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Partner and Head of Family Law, Rugby
It was simple: John and Dominic wanted to catch a bus in to Aylesbury, to practice walking on different surfaces, and to experience eating in a restaurant. Physiotherapist, Olivia Skelnar had clearly identified those and after a brief meeting we headed off to the bus stop.
It cannot be understated how pleased John and Dominic were to be heading off in to town. Getting on to the bus was successfully negotiated. Paying the driver was a little trickier; balancing whilst trying to find the money led to the making of a mental note: “remember to have the money ready next time!” The driver who was patient, caring and attentive to John and Dominic’s needs nonetheless threw his bus around curves others might not have noticed; but if you are in a neck brace and need to keep your neck immobilised the journey was one requiring considerable focus. That made for an interesting journey!
Leaving the bus provided further challenges. The driver kindly lowered the deck to help them off. Why hadn’t it been lowered on entering the bus? Another mental note: “next time ask if it can be lowered on boarding.”
Olivia then put John and Dominic through their paces in the town centre. Despite being out of the hospital, Olivia was crystal clear; this trip was about therapy NOT sight seeing! She led us down slopes and side streets; over cobblestones and kerbstones; on pavements and across roads; alongside busy market stalls and on to quieter streets. For John, she explained, this was like a marathon. As he paused at the end of a long stretch of pavement he said he hadn’t walked as far since he’d been in hospital but he was rightly proud of what he was achieving.
John and Dominic were acutely aware of needing to make allowances for the time it took them to cross the town. For Dominic getting to the pub (no alcohol allowed) was the beginning of another round of challenges. Accessing the loo unassisted (with its several heavy swing doors) was the first issue successfully negotiated.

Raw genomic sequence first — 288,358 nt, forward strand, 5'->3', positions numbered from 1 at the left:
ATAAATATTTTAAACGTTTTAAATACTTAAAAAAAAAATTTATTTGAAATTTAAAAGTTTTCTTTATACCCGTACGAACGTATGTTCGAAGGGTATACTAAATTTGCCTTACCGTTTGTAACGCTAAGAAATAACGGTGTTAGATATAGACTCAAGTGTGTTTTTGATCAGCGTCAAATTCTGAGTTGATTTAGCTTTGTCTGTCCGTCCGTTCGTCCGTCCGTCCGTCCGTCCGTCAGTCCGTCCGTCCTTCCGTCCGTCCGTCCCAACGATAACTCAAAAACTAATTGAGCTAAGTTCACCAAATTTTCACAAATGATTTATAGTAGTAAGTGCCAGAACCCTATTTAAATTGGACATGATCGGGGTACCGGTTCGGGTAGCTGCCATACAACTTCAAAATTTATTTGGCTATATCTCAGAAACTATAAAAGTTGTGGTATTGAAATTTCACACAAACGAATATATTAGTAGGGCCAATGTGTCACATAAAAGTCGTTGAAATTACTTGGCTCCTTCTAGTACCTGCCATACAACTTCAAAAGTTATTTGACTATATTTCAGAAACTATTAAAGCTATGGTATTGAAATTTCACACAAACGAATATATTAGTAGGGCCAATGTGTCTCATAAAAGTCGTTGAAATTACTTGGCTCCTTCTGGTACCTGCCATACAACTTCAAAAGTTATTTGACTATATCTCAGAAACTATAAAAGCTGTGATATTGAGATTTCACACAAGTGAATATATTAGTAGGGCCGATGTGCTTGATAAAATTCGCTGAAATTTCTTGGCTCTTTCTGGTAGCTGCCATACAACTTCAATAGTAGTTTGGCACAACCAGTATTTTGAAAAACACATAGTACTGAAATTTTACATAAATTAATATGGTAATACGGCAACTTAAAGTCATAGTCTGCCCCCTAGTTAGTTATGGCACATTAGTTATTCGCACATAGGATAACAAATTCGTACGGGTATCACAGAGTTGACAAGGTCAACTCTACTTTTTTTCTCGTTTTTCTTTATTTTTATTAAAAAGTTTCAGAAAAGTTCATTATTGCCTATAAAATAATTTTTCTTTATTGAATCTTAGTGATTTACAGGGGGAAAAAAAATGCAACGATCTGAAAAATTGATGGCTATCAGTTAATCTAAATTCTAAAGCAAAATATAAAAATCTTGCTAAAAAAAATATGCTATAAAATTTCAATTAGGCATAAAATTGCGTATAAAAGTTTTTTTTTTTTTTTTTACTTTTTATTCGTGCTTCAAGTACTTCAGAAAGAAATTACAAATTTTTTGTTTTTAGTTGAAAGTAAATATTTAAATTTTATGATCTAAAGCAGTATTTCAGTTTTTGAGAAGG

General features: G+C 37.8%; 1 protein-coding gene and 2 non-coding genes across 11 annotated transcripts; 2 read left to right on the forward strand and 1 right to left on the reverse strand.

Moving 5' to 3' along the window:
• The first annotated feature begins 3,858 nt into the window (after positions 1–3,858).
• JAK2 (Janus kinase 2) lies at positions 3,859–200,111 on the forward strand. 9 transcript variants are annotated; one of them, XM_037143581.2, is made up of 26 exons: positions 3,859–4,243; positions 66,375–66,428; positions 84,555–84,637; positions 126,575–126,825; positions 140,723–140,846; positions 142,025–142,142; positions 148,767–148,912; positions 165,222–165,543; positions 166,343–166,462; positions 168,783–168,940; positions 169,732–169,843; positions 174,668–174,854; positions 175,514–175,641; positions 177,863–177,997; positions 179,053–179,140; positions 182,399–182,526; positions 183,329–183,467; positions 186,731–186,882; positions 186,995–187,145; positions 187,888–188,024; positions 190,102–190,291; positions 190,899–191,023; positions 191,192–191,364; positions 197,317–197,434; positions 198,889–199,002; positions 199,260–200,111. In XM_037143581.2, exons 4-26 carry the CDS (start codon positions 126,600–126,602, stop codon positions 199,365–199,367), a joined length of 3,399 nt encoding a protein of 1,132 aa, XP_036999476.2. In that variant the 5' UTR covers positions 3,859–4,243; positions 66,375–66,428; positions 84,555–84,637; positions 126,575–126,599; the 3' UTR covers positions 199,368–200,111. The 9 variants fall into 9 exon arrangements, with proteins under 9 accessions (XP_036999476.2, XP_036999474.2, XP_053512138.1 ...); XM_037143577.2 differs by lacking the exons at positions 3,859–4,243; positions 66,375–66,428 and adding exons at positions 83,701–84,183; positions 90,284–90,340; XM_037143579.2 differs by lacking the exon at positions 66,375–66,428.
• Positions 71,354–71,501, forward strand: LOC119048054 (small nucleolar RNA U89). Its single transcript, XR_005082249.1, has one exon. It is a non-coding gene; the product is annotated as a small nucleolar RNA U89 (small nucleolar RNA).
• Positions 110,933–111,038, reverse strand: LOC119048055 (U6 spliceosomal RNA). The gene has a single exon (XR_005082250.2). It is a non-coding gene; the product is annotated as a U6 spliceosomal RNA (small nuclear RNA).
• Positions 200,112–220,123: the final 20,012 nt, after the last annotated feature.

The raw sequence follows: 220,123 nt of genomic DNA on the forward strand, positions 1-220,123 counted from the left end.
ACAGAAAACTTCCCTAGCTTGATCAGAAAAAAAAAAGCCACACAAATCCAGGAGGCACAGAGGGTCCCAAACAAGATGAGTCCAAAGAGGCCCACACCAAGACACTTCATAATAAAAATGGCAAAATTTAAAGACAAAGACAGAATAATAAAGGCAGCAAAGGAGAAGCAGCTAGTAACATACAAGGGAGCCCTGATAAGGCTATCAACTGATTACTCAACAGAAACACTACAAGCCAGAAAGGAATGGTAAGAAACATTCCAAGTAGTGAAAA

Choosing food caused much debate and discussion but eating in company was necessarily slower than John and Dominic had remembered. The usual and natural menu choices prompted what he expressed as embarrassment for Dominic who has difficulty with dexterity. Cutting up the food he was so desperate to sample after months of good but repetitive hospital food proved intensely frustrating. ‘What could you do about it?’ asked Olivia. Bring his adapted cutlery was the answer Dominic hit upon – bigger grips and handles: problem solved.
We said our goodbyes at the end of the meal, moved by how grateful John and Dominic were for the outing trying the new skills acquired through the physiotherapy and other rehabilitation they had been working on.
Olivia is clearly onto something – perhaps it is a return to the old days where this sort of trip happened all the time; but it doesn’t happen now without people like Olivia and her colleagues. We have already signed up for an outing where Olivia needs helpers who can help her take out a larger group. Something so simple but seemingly something having such a huge and positive impact: we are so pleased to be able to help.
We can’t wait.
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